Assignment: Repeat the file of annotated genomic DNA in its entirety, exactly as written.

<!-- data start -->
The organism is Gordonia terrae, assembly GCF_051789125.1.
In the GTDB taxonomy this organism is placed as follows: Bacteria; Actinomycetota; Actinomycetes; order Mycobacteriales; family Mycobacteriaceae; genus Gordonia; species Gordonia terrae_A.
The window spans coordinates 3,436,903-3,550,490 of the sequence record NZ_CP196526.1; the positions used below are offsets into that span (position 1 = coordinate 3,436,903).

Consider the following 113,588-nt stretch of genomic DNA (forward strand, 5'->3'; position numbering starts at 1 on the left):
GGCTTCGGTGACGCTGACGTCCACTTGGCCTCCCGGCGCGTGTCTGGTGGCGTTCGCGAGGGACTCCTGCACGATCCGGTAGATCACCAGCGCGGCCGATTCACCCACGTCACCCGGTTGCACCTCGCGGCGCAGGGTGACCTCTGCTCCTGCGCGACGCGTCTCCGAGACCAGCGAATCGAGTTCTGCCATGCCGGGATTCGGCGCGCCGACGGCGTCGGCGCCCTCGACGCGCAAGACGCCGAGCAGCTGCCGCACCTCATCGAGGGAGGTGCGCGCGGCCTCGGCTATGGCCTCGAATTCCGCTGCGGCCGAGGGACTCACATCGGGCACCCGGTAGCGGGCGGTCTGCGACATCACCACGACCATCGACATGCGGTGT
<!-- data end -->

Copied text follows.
The organism is Gordonia terrae, assembly GCF_051789125.1.
In the GTDB taxonomy this organism is placed as follows: Bacteria; Actinomycetota; Actinomycetes; order Mycobacteriales; family Mycobacteriaceae; genus Gordonia; species Gordonia terrae_A.
The window spans coordinates 3,436,903-3,550,490 of the sequence record NZ_CP196526.1; the positions used below are offsets into that span (position 1 = coordinate 3,436,903).

Consider the following 113,588-nt stretch of genomic DNA (forward strand, 5'->3'; position numbering starts at 1 on the left):
GGCTTCGGTGACGCTGACGTCCACTTGGCCTCCCGGCGCGTGTCTGGTGGCGTTCGCGAGGGACTCCTGCACGATCCGGTAGATCACCAGCGCGGCCGATTCACCCACGTCACCCGGTTGCACCTCGCGGCGCAGGGTGACCTCTGCTCCTGCGCGACGCGTCTCCGAGACCAGCGAATCGAGTTCTGCCATGCCGGGATTCGGCGCGCCGACGGCGTCGGCGCCCTCGACGCGCAAGACGCCGAGCAGCTGCCGCACCTCATCGAGGGAGGTGCGCGCGGCCTCGGCTATGGCCTCGAATTCCGCTGCGGCCGAGGGACTCACATCGGGCACCCGGTAGCGGGCGGTCTGCGACATCACCACGACCATCGACATGCGGTGT